Illustrating tetra mating. This pair of tetras (Copella arnoldi) swim together towards the water's surface (1), attach themselves briefly to the underside of a leaf where the female lays eggs and the male fertilizes them (2), this may be repeated many times until all eggs are laid. The female then leaves but the male guards the eggs until they hatch (3), splashing them with his long caudal fin to keep them moist.
Michigan Science Art (copyright holder)
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To cite this page: Myers, P., R. Espinosa, C. S. Parr, T. Jones, G. S. Hammond, and T. A. Dewey. 2014. The Animal Diversity Web (online). Accessed at http://animaldiversity.org.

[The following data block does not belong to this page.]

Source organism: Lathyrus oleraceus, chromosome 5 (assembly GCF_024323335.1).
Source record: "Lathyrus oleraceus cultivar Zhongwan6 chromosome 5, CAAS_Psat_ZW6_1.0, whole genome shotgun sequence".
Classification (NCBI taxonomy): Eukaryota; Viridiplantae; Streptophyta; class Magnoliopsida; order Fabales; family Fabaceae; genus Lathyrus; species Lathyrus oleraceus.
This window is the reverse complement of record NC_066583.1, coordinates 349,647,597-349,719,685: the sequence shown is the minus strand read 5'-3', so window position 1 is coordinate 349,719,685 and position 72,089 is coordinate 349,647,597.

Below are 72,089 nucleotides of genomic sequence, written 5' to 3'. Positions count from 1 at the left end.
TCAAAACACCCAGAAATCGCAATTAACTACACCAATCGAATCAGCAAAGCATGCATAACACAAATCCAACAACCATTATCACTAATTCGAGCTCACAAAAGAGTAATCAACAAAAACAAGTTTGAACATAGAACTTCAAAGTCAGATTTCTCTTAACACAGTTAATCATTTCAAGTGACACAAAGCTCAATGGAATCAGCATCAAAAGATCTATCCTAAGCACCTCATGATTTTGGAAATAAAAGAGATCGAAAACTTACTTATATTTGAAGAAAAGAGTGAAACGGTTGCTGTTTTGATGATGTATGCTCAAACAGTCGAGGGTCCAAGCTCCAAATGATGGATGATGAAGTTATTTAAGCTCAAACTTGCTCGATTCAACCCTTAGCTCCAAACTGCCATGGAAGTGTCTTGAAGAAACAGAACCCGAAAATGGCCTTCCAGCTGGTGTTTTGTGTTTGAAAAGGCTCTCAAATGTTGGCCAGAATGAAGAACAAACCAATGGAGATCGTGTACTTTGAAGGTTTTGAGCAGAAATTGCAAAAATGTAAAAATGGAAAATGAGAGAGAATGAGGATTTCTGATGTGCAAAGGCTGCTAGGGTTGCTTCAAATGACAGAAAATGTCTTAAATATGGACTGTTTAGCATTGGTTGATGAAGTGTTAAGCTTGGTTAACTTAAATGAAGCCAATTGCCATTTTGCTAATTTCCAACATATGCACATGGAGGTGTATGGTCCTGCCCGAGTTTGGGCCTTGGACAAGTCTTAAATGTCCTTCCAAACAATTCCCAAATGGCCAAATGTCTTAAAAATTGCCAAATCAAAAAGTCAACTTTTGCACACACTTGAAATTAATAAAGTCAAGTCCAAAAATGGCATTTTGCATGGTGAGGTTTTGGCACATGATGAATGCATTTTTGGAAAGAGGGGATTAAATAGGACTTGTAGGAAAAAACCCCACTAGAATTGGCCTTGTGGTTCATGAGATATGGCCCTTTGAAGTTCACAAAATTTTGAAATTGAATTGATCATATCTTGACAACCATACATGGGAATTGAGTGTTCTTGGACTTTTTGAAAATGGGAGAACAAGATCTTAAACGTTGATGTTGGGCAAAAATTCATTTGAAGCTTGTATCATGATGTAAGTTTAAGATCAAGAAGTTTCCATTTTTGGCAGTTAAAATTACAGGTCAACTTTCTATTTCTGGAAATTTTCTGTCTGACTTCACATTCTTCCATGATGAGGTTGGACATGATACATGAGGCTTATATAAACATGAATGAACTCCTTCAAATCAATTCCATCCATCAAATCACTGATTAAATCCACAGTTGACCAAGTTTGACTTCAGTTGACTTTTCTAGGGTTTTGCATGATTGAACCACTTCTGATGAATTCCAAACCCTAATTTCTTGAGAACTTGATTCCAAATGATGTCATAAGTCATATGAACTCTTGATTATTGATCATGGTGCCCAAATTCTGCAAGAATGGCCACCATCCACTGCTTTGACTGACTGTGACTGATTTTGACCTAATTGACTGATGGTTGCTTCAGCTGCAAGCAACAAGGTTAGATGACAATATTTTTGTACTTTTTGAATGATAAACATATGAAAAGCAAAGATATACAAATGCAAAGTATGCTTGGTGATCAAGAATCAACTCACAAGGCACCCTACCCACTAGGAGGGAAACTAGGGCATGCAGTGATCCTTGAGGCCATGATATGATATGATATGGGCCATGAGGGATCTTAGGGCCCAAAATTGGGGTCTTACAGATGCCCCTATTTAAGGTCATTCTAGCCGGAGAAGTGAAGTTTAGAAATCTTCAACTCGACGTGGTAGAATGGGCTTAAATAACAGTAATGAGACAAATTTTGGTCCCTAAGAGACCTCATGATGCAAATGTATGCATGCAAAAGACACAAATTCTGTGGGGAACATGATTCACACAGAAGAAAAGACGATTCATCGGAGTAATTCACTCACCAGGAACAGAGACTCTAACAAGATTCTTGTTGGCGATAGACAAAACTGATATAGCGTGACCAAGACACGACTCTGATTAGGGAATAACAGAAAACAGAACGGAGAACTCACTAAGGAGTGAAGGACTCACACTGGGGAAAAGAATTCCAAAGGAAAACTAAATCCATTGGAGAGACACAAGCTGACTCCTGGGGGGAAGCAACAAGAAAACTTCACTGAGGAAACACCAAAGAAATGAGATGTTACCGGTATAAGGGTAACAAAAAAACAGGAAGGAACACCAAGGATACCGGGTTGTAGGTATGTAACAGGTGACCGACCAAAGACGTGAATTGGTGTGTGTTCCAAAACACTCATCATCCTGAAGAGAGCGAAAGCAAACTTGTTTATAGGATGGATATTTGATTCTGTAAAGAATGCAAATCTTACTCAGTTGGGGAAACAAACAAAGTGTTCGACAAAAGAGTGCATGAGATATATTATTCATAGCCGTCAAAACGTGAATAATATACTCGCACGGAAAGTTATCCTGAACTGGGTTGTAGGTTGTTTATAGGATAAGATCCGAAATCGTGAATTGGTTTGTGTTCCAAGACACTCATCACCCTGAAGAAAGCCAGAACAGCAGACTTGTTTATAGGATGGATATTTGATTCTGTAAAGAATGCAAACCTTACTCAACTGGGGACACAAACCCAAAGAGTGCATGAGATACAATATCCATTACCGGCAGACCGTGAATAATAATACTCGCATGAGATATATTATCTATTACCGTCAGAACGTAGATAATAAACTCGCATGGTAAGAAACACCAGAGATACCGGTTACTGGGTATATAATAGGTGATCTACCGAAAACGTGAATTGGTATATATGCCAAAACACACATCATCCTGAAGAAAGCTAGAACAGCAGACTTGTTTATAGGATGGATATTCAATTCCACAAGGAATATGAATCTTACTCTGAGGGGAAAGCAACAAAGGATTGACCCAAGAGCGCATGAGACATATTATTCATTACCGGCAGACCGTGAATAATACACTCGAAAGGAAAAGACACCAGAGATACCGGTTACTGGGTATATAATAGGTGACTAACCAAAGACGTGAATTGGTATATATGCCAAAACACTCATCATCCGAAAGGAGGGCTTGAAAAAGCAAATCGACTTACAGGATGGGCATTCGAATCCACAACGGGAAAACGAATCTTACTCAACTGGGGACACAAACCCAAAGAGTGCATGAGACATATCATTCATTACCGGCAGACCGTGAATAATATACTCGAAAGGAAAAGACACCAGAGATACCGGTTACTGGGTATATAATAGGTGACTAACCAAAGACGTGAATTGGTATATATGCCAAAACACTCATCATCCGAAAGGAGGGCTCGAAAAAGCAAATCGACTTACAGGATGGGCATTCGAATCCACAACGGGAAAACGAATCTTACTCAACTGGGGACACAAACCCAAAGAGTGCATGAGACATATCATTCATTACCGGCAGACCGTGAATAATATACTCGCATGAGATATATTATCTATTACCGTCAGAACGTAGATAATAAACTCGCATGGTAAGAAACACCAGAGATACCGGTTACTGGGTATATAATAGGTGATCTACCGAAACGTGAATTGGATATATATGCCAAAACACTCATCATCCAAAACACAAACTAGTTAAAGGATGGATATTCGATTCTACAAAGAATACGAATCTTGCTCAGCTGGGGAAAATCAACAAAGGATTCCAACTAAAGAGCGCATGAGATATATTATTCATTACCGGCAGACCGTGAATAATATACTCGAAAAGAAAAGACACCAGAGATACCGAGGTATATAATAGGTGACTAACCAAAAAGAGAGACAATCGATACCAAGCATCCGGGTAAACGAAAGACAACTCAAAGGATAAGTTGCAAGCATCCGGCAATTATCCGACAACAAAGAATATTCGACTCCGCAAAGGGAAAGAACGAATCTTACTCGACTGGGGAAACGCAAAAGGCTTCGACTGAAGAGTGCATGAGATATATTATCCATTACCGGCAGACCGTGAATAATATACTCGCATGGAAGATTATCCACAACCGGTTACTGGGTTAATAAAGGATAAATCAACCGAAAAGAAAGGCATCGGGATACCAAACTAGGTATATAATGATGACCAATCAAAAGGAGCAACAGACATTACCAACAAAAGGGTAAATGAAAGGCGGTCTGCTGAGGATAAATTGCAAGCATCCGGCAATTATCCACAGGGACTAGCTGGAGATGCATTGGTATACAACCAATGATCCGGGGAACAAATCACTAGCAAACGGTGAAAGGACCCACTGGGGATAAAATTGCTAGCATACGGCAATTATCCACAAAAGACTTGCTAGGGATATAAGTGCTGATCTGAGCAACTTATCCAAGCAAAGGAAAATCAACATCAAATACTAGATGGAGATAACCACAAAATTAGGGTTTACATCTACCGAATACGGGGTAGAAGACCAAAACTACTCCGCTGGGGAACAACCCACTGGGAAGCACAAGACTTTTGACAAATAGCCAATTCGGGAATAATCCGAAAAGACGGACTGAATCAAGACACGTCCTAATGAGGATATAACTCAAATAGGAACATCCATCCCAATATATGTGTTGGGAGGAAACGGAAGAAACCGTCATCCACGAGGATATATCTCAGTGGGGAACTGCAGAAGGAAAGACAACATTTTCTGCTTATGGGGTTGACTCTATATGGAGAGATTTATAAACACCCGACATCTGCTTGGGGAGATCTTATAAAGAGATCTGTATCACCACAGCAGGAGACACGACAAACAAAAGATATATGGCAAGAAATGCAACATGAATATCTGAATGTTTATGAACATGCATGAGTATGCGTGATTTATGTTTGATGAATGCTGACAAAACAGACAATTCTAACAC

Disclaimer: The Animal Diversity Web is an educational resource written largely by and for college students. ADW doesn't cover all species in the world, nor does it include all the latest scientific information about organisms we describe. Though we edit our accounts for accuracy, we cannot guarantee all information in those accounts. While ADW staff and contributors provide references to books and websites that we believe are reputable, we cannot necessarily endorse the contents of references beyond our control.